Ice sheet-ocean-climate interactions during the Pleistocene Ice Ages

This project is available from the academic year 2024/25 onwards.

Theme: Earth, Atmosphere & Ocean Processes

Primary Supervisor:

David Wilson

Earth Sciences, UCL

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Secondary Supervisor:

Heather Ford

School of Geography, QMUL

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Additional Supervisor(s):
David Thornalley (UCL)

Project Description:

Historical views of the ice sheets as slowly responding parts of the Earth system have increasingly been challenged by palaeoclimate reconstructions. Rapid variability is indicated for the Northern Hemisphere ice sheets during Heinrich Events of the last glacial period, while even the Antarctic Ice Sheet appears to have responded to moderate warming on centennial to millennial timescales. Such behaviour may have been significantly influenced by ocean heat transport, while ice-sheet melting generates significant feedbacks on ocean circulation and climate dynamics.

This project will explore the timescales and processes of interaction between ice sheets, ocean currents, and the climate system during the Pleistocene. Specifically, you will apply radiogenic isotope tracers (e.g. Pb and Nd isotopes) in marine archives, in combination with more conventional paleoceanographic approaches, to constrain key connections in the ocean-climate system. Opportunities include tracing ocean currents and their delivery of heat to ice sheet margins; provenance tracing of ice sheet advance and retreat; and assessing the impact of deglaciation on chemical weathering and nutrient delivery to the oceans.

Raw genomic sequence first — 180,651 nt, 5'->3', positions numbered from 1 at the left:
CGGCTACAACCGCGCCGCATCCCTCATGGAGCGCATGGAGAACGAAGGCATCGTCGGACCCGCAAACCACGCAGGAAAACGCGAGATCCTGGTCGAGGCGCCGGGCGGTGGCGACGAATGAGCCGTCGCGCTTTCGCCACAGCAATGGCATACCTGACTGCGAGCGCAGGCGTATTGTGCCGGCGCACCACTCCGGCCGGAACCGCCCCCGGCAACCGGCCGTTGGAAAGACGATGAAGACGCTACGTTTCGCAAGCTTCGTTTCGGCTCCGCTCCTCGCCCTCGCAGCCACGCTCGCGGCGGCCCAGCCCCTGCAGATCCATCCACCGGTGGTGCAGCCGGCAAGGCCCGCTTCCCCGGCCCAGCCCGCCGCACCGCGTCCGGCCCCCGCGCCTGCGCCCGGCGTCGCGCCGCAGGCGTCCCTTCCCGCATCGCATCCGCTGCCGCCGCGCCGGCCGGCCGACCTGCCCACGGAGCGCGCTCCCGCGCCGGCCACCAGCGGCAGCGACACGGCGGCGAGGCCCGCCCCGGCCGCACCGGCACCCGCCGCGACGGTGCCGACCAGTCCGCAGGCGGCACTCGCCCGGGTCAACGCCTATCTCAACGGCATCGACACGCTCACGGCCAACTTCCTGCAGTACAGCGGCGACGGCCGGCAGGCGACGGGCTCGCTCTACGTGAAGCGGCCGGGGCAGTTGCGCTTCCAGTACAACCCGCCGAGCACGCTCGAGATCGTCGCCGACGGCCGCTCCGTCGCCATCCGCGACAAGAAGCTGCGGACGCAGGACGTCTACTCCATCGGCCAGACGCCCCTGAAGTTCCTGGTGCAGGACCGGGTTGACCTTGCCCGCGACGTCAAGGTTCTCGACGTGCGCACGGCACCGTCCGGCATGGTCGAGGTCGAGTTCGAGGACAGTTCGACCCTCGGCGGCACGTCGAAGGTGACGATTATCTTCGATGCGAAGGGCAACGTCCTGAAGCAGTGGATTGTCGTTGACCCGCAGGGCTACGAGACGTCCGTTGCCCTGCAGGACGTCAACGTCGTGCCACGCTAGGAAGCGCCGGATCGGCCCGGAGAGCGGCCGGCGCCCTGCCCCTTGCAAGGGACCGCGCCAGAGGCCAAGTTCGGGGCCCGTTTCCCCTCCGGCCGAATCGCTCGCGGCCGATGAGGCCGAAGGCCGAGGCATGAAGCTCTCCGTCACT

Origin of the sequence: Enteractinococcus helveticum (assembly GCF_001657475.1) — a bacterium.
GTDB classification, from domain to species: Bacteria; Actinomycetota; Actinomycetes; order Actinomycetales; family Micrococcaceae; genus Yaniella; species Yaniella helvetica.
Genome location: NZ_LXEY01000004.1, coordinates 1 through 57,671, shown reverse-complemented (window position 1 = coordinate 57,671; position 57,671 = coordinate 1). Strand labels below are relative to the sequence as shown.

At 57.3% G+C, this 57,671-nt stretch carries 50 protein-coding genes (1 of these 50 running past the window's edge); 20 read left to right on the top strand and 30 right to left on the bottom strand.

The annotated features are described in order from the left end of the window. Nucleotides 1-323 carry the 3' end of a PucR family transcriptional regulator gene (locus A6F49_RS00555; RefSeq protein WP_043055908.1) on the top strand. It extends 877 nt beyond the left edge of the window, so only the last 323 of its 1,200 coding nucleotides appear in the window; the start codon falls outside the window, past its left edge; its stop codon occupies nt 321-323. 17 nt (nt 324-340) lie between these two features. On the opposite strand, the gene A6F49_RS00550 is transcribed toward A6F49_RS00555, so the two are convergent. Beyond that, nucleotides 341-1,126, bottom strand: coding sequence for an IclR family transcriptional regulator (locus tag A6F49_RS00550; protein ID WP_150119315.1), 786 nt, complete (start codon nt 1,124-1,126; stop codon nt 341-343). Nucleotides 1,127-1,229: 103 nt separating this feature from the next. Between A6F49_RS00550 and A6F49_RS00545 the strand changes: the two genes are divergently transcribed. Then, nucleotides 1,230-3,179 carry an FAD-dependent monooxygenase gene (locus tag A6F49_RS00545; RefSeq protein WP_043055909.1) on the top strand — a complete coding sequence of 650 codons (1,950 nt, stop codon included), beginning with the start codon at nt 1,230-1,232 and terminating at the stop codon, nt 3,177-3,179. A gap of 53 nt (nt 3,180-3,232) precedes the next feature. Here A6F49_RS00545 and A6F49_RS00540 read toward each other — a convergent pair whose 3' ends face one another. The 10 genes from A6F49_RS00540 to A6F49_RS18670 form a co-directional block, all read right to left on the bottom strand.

Research will be carried out in state-of-the-art geochemistry labs and clean rooms within the LOGIC group at UCL. You will develop expertise in marine sediment extractions, chemical separations, and radiogenic isotope analysis by multi-collector inductively coupled plasma mass spectrometry (MC-ICP-MS), while benefiting from the broad palaeoclimate research community in UCL and across London.

This project outline is intentionally open-ended. Please get in touch for further details, or if you have your own ideas for using radiogenic isotopes to understand palaeoclimate dynamics!

Policy Impact of Research:

The observational record of ice sheet dynamics is very short, so paleo-reconstructions are crucial for ground-truthing ice sheet behaviour, validating ice sheet models, and projecting future sea level change. This research will also better constrain the impacts of future cryosphere changes on ocean circulation dynamics and nutrient cycling.

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